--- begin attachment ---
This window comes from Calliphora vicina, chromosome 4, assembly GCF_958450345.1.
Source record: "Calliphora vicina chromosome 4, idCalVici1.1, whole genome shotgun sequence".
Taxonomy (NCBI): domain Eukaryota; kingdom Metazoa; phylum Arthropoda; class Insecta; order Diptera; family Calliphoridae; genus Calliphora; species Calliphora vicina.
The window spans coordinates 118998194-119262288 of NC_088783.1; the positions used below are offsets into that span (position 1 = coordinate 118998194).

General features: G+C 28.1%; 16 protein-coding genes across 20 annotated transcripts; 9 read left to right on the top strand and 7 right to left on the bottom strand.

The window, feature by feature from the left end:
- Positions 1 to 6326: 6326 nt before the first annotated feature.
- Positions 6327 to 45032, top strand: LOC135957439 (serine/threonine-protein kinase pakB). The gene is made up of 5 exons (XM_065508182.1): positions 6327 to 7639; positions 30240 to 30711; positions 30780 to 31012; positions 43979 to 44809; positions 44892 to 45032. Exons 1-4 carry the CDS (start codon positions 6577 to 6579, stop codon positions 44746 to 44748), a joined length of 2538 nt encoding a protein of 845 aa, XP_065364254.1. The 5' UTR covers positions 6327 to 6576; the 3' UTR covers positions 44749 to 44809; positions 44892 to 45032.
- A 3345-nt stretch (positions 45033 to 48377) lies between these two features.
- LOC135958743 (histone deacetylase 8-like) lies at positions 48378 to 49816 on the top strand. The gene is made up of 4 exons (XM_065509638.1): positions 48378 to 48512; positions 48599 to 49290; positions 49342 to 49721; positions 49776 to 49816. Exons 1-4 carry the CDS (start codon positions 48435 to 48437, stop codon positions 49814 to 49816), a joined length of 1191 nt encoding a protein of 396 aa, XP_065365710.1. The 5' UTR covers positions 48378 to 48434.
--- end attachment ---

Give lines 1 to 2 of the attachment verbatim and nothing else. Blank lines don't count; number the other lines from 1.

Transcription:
This window comes from Calliphora vicina, chromosome 4, assembly GCF_958450345.1.
Source record: "Calliphora vicina chromosome 4, idCalVici1.1, whole genome shotgun sequence".